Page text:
charged. >> reporter: this person lives in the progress neighborhood. her father was killed for helping the police. she spoke with us but in a different part of town. >> translator: there are so many people like me who don't have any answer about what happened to their loved ones. i reach out to people who have information and ask them to please talk but they are too afraid and prefer to just leave. >> reporter: prosecutors insist they are slowly getting results. since 2015 no new reports of dismemberment have been reported. for those who survive here justice cannot come soon enough. now a new report has highlighted gender gaps in education. the comprehensive study looked at test scores in reading, math and science by 15 year olds in
64 countries. it shows that on average, girls do better than boys in all subjects, but when it comes to the top-performing students in math and science, girls continue to lag behind. the study suggests this difference is likely to be caused by a low level of confidence in these subjects. when comparing boys in girl with similar confidence levels in math and science, the gender gap disappears. we have joined by the author of the report. she says there's no reason girls should not perform just as well as boys in math and science. >> many countries are adopting new approaches to challenge the notion among parents that girls can't do math. and it is fact it is said that girls can achieve at the highest possible level. they can help parents through role models of women that excel in the sciences. we just had the first woman
getting the field medal in -- in -- in mathematics. at the same time question can challenge notions ateachers, but this requires really giving them the instruments to change their approaches fostering more independent learning. fostering more the potential of each student. girls excel in language subjects. they tend to be much much better at reading than boys and sometimes they are left behind in math and science because teachers and parents concentrate on their relative skills in language subjects rather than what they could achieve in mathematics and science. still to come on the news hour all of the sport. bangladesh move a step closer to a quarter final at the cricket world cup. ♪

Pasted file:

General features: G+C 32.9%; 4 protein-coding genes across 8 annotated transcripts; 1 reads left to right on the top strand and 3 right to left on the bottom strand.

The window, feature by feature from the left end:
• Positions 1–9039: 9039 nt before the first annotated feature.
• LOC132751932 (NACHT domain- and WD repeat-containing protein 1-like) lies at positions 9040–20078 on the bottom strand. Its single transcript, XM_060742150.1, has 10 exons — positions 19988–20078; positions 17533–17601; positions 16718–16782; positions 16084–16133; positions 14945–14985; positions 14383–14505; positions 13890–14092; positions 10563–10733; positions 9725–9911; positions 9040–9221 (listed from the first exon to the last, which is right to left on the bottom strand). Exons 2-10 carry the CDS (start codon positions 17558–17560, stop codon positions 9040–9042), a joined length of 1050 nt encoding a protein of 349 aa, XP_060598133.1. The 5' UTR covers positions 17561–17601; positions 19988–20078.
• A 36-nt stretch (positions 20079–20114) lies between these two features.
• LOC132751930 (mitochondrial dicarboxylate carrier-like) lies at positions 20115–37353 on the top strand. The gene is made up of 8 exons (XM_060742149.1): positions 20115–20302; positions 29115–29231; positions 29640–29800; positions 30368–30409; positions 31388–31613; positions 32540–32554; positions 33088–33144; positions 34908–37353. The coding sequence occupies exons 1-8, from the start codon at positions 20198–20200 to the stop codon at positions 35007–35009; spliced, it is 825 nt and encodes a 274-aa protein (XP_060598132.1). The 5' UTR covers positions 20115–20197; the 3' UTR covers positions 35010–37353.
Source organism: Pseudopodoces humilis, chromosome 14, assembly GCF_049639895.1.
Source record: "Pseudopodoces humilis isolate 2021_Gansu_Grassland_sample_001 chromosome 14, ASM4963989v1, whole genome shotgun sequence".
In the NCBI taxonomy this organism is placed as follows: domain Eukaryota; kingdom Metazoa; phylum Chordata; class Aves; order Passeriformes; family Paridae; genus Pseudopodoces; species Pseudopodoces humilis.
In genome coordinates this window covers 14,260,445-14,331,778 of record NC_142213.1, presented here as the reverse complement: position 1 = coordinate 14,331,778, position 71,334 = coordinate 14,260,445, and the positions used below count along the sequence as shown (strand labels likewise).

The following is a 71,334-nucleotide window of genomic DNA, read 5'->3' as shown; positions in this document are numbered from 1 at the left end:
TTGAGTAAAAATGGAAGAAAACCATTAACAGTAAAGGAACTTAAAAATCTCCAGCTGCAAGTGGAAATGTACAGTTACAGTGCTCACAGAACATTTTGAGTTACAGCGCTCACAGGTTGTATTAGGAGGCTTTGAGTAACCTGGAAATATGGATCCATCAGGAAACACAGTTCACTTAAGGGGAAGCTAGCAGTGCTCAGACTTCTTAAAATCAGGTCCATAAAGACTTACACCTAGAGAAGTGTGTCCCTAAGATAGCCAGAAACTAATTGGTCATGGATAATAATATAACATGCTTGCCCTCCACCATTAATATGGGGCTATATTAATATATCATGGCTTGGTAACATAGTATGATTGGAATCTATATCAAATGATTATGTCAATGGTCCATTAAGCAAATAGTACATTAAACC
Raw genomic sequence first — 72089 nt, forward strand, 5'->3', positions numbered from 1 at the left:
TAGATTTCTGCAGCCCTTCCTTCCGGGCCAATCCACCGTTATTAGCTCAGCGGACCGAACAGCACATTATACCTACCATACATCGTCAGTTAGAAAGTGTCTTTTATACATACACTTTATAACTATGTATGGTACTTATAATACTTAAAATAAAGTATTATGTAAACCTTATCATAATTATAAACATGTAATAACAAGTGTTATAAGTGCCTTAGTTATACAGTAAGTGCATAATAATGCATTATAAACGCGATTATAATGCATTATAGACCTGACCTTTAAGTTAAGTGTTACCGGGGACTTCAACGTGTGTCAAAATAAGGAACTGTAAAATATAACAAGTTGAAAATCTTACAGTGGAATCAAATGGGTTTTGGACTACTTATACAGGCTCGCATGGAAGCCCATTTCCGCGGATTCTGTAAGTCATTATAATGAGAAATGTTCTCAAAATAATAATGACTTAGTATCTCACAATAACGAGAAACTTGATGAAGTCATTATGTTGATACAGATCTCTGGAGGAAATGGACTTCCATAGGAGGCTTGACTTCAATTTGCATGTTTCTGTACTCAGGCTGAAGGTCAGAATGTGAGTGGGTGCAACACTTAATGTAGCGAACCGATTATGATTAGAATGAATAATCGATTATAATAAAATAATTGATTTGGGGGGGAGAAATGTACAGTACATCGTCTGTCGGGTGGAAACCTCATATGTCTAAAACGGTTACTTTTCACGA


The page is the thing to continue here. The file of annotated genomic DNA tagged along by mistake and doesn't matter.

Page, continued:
♪ now it has long been known that the u.s. national security agency has been secretly collecting data from phones and overseas, but increasingly local u.s. police departments are doing the same thing through a device known as stingray. kimberley hah cut has the story. >> i was washing my dishes and i see this man with an assault
rifle pointing at my face with a flashlight or white light. >> reporter: the man turned to be a police officer who entered her home at gunpoint. she was put in handcuffs and her house was searched. after more than 30 minutes, they were let go with no explanation. >> no apologies, nothing. >> reporter: she learned she had been the victim of a secret surveillance device known as the stingray. the stingray was created by a company called harris corporation. it's designed for government anti-terrorism operations but today it's believed more than 100 local and state police officer agencies are using the device often without jew dishal oversight. >> data images you need them now without question without delay. >> reporter: the stingray
masquerades as a mobile phone tower. and grants police secret access to personal data. we tried talking to the police department about the use of stingray in florida. and the u.s. marshall service also declined to talk with us. that's because the fbi has instructed departments not to disclose use of the technology. >> i don't want to say too much about that because i don't want the bad guys to know. >> louise was not a bad guy. she was an innocent person who was victimized by stingray surveillance. we don't invade people's privacy in homes without a warrant. second, there's a presumption of innocents in this country. >> reporter: that is protected